Better health usually equates to fewer absences and lower health insurance premiums. For example, research indicates that better lighting and a 27 percent reduction in the incidence of headaches, which accounts for 0.7 percent of the overall cost of employee health insurance. This equals approximately $70 per employee annually.
LEED-certified buildings with lower operating costs and better indoor environmental quality are more attractive to a growing group of corporate, public, and individual buyers, according to Palanki.
The reputation of operating an energy efficient, environmentally conscious facility trickles down to your customers. In a Nielsen survey on corporate social responsibility , more than half of respondents said they are willing to pay extra for products and services produced or offered from companies that are committed to positive social and environmental impact. This directly impacts your company’s revenue.
For example, in a report issued by the USGBC, A Notre Dame study of PNC Bank’s LEED-certified branches found that the LEED-certified branches brought in $3M more in customer deposits and originated 25.5 more consumer loans annually.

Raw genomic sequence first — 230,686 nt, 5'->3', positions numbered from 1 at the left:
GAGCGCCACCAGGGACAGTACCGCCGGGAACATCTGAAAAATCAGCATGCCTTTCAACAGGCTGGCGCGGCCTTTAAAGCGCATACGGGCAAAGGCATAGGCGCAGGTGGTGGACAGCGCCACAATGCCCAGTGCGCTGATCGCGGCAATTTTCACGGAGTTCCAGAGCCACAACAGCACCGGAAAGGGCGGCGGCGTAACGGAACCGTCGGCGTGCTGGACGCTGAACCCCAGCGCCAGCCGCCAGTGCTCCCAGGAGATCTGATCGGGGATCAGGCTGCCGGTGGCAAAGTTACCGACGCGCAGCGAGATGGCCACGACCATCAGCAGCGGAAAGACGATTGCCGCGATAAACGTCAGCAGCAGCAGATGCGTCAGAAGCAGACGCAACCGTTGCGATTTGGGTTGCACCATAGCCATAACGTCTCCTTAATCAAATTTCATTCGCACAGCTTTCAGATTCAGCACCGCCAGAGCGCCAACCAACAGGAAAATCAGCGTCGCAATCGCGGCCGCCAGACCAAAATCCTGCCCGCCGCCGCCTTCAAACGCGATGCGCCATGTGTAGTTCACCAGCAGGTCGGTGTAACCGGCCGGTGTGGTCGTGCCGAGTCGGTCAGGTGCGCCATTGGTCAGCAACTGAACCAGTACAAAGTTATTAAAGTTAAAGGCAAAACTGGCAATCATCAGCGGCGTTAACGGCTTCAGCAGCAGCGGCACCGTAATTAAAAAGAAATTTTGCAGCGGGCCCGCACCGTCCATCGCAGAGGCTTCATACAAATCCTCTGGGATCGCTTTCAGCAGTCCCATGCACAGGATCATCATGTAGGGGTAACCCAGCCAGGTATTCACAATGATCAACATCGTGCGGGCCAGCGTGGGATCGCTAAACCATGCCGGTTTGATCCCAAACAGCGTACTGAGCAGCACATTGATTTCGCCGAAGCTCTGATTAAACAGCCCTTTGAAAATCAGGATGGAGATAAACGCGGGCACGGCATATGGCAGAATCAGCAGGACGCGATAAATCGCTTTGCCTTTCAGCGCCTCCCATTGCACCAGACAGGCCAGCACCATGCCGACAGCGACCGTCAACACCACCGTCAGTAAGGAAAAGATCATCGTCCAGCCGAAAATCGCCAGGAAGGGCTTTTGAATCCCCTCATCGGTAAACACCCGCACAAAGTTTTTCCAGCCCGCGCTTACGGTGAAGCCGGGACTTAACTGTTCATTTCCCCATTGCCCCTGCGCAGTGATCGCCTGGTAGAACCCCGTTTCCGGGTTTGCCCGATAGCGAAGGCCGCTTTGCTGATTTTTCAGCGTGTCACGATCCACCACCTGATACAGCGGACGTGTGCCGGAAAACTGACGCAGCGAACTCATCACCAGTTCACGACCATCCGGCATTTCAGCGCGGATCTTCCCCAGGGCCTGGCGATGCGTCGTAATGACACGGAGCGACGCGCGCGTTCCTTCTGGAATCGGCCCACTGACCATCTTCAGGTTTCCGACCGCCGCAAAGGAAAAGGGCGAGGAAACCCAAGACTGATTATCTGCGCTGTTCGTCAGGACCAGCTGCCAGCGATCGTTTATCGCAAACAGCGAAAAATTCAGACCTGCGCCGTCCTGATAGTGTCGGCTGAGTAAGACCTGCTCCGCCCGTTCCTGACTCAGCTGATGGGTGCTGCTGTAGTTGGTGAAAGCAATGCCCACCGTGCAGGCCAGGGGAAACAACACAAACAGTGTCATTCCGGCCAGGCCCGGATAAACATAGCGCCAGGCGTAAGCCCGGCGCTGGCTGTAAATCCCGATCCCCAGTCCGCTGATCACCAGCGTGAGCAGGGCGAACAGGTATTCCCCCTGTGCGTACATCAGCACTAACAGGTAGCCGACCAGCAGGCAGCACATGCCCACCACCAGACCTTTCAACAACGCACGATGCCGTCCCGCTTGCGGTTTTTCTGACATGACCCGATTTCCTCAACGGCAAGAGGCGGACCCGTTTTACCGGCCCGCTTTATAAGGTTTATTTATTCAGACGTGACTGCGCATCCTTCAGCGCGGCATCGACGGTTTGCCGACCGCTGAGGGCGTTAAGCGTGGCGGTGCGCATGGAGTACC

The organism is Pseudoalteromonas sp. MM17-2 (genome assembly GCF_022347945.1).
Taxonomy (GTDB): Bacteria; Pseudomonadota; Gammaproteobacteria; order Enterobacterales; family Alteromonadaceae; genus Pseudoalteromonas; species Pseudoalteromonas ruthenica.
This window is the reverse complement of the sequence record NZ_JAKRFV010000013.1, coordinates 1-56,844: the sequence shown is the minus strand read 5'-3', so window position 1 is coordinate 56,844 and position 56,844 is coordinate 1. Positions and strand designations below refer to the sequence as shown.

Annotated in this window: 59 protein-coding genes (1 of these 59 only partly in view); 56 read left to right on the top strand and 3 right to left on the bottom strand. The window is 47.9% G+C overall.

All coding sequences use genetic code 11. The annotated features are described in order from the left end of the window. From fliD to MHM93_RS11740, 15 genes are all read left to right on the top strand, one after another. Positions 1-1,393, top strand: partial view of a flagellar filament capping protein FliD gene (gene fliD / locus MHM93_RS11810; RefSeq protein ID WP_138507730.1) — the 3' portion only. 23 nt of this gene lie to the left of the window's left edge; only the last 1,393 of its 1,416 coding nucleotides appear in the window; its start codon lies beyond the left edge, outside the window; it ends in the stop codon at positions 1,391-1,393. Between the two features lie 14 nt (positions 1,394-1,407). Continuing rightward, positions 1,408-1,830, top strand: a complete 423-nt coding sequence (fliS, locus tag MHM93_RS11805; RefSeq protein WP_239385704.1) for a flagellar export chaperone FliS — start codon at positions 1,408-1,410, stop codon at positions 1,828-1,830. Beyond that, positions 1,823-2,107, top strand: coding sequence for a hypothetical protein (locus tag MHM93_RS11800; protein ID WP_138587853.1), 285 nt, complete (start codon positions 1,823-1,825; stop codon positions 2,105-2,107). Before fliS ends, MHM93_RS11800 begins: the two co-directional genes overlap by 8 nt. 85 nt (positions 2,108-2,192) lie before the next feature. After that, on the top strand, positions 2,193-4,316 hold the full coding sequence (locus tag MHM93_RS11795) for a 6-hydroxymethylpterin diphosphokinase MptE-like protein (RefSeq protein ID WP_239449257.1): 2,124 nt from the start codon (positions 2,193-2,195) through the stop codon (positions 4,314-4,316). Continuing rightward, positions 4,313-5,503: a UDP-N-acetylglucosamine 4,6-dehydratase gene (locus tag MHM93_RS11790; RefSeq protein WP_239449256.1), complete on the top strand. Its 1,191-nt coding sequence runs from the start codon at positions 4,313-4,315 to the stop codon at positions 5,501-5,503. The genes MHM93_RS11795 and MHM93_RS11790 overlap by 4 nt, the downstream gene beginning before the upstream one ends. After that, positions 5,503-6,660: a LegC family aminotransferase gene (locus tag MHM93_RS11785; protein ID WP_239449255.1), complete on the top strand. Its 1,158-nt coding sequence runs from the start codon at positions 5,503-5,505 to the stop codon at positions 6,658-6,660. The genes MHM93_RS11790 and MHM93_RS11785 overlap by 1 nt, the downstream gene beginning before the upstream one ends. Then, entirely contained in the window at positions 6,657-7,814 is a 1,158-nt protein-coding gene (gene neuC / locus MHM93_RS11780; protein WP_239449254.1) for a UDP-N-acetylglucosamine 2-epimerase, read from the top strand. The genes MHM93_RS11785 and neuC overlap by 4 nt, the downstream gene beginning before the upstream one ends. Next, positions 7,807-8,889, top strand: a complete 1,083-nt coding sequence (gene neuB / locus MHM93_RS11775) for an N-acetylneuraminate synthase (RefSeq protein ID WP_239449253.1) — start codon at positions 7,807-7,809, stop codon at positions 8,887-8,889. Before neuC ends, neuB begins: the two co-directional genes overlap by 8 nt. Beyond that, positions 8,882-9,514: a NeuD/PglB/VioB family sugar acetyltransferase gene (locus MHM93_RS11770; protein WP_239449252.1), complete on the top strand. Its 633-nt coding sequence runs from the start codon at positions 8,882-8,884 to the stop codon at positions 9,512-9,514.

It’s one thing to commit to LEED and wait for the cost savings to kick in; it’s another to be able to see the differences happening on a daily basis. Enter Arc, a digital platform from Arc Skoru that allows businesses to track and measure performance, make improvements and benchmark against other projects. Arc is a complement to LEED green building rating systems, standards, protocols and guidelines and allows buildings and spaces to compare performance metrics and connect those metrics to green building strategies. Arc enables incremental improvements and can put a project on track for LEED. It helps everyone in the company access the building’s performance in terms of energy savings, human experience and other facets. “After you have implemented technology for LEED certification, it’s important to be able to quantify and identify which technologies are working for your building and which are not,” says Palanki. “This information can be used to make educated decisions about the types of technologies that can enhance and boost a building’s LEED score, which translates to greater ROI.”